―Poem reading by Mutsuo Takahashi―
Over in Killarney
Many years ago,
Me Mither (My Mother) sang a
song to me
In tones so sweet and low.
Just a simple little ditty,
her good 'ould' (old) Irish way,
And I'd give the world if she could
That song to me this day.
Too-ra-loo-ra-loo-ral, hush now, don't you cry!
an Irish lullaby."
Oft in dreams I wander
To that cot again,
feel her arms a-huggin' me
As when she held me then.
And I hear her
To me as in days of yore,
When she used to rock me fast
Outside the cabin
now don't you cry!
|On July 2, 2006, in Fukuoka City, there was a beautiful gathering of poem
reading by the world renowned poet Mutsuo Takahashi.
Mr. Takahashi has been one of our most important guests for more than 20 years.
The Celtic Society in Fukuoka City planned 'The Celtic Night' to celebrate
the publication of his new collection of poems "On Two Shores".
Here, the 'two shores' mean a shore in Ireland and a shore in the place where Mr. Takahashi lives now.
To introduce Mr. Takahashi, I will borrow some lines from the 'Introduction'
of the new book. This 'Introduction' was written by Mr. Nobuaki Tochigi.
Since the publication of his first collection of poems Mino My Bull in 1959 when he was twenty two years old, he has written eight collections
of haiku and tanka and more than twenty collections of free verse poems.
He is exceptional among contemporary Japanese poets not only because he
is prolific but also because he goes 'beyond the hedge'. For example, haiku
or tanka poets seldom cross over the specialized confines of the traditional
forms, and poets writing in free verse tend to think of those established
forms as anachronistic and of their music as metronomic. However, Takahashi
has been outstandingly resilient in adapting different forms, including
irregular and experimental vers libre for his own voice. In addition, his explorations in the world of books
and arts has resulted in more than a dozen books of essays with topics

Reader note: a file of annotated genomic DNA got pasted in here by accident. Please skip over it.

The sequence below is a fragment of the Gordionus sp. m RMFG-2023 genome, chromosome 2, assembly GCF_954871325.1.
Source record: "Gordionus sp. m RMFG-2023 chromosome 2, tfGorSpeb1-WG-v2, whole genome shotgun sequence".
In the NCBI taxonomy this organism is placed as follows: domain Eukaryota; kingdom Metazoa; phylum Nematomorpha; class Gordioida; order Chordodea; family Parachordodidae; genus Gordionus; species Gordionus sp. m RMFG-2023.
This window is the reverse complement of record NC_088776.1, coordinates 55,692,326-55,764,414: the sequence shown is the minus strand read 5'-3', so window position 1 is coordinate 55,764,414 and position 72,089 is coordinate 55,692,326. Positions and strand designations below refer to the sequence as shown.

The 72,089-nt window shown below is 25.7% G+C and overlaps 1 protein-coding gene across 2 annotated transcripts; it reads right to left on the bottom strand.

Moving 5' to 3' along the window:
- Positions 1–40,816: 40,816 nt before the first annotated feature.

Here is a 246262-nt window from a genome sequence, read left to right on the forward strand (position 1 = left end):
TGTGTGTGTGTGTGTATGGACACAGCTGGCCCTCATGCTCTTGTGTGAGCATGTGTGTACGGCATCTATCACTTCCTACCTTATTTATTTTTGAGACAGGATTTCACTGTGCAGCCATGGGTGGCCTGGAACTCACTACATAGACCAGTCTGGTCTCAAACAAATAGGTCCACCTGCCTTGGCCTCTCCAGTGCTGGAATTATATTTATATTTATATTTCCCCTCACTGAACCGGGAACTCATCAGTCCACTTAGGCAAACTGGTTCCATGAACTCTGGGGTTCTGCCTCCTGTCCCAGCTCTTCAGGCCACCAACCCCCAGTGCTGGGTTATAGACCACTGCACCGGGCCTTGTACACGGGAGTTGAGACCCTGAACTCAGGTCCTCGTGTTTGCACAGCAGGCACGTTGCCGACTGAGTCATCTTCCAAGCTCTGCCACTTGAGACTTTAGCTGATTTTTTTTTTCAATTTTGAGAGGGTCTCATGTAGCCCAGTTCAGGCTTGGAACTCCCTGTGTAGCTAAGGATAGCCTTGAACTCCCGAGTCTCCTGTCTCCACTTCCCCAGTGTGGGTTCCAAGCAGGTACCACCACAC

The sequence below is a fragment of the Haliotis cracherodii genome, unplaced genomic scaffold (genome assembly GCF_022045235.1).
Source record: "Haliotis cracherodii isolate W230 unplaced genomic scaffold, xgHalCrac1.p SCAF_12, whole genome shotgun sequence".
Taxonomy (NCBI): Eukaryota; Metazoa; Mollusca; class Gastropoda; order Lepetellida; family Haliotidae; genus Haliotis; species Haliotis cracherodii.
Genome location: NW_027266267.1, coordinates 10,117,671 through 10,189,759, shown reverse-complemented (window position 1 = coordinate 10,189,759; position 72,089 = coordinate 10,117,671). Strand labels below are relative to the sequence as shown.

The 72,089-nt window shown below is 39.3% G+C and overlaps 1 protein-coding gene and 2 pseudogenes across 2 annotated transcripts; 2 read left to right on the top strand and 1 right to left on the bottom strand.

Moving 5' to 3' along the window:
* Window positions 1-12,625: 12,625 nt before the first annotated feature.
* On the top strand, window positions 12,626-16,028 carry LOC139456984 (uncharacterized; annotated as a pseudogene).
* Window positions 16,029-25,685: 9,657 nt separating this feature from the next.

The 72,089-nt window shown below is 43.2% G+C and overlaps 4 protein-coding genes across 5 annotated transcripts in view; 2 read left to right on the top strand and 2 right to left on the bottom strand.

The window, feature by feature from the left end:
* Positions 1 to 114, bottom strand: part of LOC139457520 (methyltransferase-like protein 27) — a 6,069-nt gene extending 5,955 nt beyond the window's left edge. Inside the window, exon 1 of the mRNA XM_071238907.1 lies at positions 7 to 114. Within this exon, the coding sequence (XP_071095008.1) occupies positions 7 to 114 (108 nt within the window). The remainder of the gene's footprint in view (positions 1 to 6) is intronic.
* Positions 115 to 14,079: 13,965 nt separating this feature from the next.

varying from Japanese and Western literature-old and new-to novels, theatre
scripts, even a libretto.
Mr. Takahashi visited Ireland three times. The second journey, in 1999, turned out to be a very important experience
to him. He and another poet toured around Kerry, Sligo and Donegal, giving poetry readings in Dublin and Belfast. They were greeted with the hospitality of Nuala Ni Dhomhnaill, Cathal O Searcaigh, Theo Dorgan. Peter Sirr and Paula Meeham, among others. The weeks spent in Ireland were decisive for Takahashi in regaining his faith in poetry.
The second reading tour in Ireland was in the summer of 2002.
The new collection of his poems contains those which he wrote after his
tours in Ireland.
Takahashi, says Mr. Tochigi, is an Orpheus of our time. Orpheus Takahashi
wanders in this moderntime Hades of such terrifying things like wars, terrorism,
disease, and natural calamities. Takahashi's concern about the end of this
world often appears in his poems. Ireland is an answer to his deep questions.
It is because, says Takahashi, Ireland has suffered so much at every stage
of her history.
After the poem-reading, we had a party at a cozy Celtic Cafe,
where we drank Guinness, ate Irish food, and heard Irish music.
On my way home from Fukuoka that night, a melody suddenly came upon me.
It was familiar to me, and I tried to remember what song it was. Just the
moment the train arrived at my station, I recalled the name of the tune.
"That's an Irish Lullaby"
So, here is a poem by Mutsuo Takahashi, translated into English by Mitsuko
Ohno & Frank Sewell.
Going to the Well
for Cathal O Searcaigh
'Everyone,' he said, 'should have their own well.'
Those words of wisdom, fresh as sun-dried hay,
hit home to us, as we crossed hill after hill
of bogland. Guided down to the bottom of a hill,
we found a well, and as the wooden lid was lifted,
a shallow body of turf-coloured water trembled.
It reminded me of an old abandoned well
in my own backyard far away;
long sealed-up, its water stained with oil.
When I go home, I should clean that well.
Or, first, find and clean the well in me.
The fallen leaves covering up my well
back home are nothing compared to the well
of apathy long stored-up and nursed in me.
Here the water, drawn fresh from the well
and stored in a clay kitchen pot, settled.
Sharp and clear as the blue patch of sky
peeking through a hole in the clouds, it thrilled
my tongue and throat. Everyone should have a well.
Almost at the same time, Mr. Takahashi's new collection of Haiku was published.
In this book, I found a Haiku that corresponds to his poem of the well.
Rokudo-no i wo kugurebaya yomi no aki.
(The well in Rokudo. If I dived it through, Hades in autumn.)
Thank you for your company, and I hope you will see me again next month.